When in 1687 Edward Booth, alias Barlow [q. v.], applied for a patent for 'pulling or repeating clocks and watches,' the Clockmakers' Company successfully opposed the application on the ground that the alleged invention was anticipated by a watch previously invented and made by Quare. The latter's watch was superior to Barlow's, because it repeated both the hour and the quarter with one pressure, while Barlow's required two.

Wood (Curiosities of Clocks and Watches, p. 295) gives an account of a watch made by Quare for James II, but the references are inaccurate. Quare is also said to have made a repeating watch for William III. He certainly made a very fine clock for the king, which went for a year without rewinding. Being specially made for a bedroom, it did not strike. The clock still stands in its original place, by the side of the king's bed, in Hampton Court Palace, and shows sundial time, latitude and longitude, and the course of the sun. In 1836 the clock was altered by Vulliamy, the equation work being disconnected and partly removed, a new pendulum provided, and the clock fitted with a deadbeat escapement. The case is surmounted by five well-modelled gilt figures, the complete height being over ten feet. The going train is similar to another year clock made by Quare, described in Britten's 'Former Clock and Watch Makers,' pp. 96–100. Britten says of it: 'It seems almost incredible for 81 lb. × 4 ft. 6 in. to drive the clock for more than 13 months, but everything was done that was possible to economise the force. The very small and light swing wheel, the balanced minute hand, and the small shortened arbors with extra fine pivots, all conduce to the end in view.' The weight in the Hampton Court clock was still less, being only 72 lb. There is also at the Royal Hospital, Greenwich, a very curious clock by Quare with a double pendulum.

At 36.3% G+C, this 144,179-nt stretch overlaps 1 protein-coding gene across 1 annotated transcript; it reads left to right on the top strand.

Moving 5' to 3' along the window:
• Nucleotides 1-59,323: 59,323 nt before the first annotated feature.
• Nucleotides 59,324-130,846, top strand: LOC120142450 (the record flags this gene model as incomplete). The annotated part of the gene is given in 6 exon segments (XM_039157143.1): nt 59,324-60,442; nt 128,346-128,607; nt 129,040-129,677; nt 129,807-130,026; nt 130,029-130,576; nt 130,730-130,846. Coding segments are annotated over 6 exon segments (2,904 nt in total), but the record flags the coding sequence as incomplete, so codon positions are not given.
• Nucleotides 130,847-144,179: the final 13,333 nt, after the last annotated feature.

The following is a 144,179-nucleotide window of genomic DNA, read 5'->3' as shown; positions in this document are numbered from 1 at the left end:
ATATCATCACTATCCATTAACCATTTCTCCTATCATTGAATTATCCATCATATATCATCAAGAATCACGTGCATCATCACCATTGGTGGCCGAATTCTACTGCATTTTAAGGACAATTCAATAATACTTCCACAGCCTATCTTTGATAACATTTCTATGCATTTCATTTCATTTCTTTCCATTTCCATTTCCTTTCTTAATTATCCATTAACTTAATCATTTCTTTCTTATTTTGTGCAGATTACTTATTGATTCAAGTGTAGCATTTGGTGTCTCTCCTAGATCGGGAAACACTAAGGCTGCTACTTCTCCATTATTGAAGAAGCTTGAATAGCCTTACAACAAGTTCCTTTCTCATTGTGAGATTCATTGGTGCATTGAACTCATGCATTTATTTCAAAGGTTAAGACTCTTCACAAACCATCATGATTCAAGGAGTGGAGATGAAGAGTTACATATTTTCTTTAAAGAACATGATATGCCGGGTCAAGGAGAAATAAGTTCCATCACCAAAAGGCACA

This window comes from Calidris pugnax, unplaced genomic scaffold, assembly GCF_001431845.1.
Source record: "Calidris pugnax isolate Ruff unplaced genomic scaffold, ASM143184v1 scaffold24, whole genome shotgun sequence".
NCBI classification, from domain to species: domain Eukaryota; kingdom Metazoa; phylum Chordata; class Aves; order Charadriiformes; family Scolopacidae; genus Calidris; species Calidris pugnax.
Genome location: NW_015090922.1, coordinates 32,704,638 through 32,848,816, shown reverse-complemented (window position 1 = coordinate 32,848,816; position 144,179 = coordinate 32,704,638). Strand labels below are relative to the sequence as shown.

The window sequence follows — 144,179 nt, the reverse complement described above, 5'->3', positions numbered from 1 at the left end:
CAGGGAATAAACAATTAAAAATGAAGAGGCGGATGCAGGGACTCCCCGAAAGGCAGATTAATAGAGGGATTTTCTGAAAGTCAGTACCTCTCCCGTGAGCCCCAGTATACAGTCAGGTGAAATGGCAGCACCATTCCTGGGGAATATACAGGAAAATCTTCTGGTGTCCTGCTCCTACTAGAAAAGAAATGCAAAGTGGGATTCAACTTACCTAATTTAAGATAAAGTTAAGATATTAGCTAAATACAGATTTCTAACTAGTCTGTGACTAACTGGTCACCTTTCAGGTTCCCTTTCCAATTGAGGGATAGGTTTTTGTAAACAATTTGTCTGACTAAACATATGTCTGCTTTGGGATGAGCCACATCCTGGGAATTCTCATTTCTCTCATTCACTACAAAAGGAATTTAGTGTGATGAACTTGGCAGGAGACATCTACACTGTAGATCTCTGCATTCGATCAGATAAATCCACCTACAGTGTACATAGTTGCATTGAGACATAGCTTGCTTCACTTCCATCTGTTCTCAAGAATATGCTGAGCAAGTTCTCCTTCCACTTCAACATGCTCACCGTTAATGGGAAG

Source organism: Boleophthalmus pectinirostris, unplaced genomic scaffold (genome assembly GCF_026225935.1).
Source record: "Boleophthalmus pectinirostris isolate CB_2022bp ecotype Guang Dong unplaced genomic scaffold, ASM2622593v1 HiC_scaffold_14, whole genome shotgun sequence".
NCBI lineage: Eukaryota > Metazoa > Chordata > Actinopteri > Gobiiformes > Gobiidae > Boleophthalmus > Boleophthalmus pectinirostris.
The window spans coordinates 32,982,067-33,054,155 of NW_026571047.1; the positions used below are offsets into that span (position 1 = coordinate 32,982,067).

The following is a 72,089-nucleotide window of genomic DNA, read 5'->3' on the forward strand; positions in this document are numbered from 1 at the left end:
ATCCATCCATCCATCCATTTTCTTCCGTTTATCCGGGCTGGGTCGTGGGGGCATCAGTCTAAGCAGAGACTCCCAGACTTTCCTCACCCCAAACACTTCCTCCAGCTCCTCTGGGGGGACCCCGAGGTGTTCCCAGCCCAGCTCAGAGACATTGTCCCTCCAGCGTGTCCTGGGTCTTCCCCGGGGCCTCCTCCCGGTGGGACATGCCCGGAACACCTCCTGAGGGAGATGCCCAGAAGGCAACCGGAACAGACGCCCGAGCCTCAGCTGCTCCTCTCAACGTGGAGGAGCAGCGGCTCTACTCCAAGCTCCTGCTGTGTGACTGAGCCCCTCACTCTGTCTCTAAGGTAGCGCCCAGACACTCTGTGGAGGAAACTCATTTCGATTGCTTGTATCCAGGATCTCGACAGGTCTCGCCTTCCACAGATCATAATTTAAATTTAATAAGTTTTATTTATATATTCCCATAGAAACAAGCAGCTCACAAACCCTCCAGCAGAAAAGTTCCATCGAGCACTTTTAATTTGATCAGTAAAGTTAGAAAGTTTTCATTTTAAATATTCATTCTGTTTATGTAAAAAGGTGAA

On 2 Aug. 1695, in the face of some opposition from the Clockmakers' Company, a patent was granted to Quare for a portable barometer. The barometer, in the words of the patent, 'may be removed and carried to any place, though turned upside down, without spilling one drop of the quicksilver or letting any air into the tube, and yet nevertheless the air shall have the same liberty to operate upon it as on those common ones now in use with respect to the weight of the atmosphere.' None of these portable barometers are known to exist, but of a 'common' sort made by Quare a good example is at Hampton Court.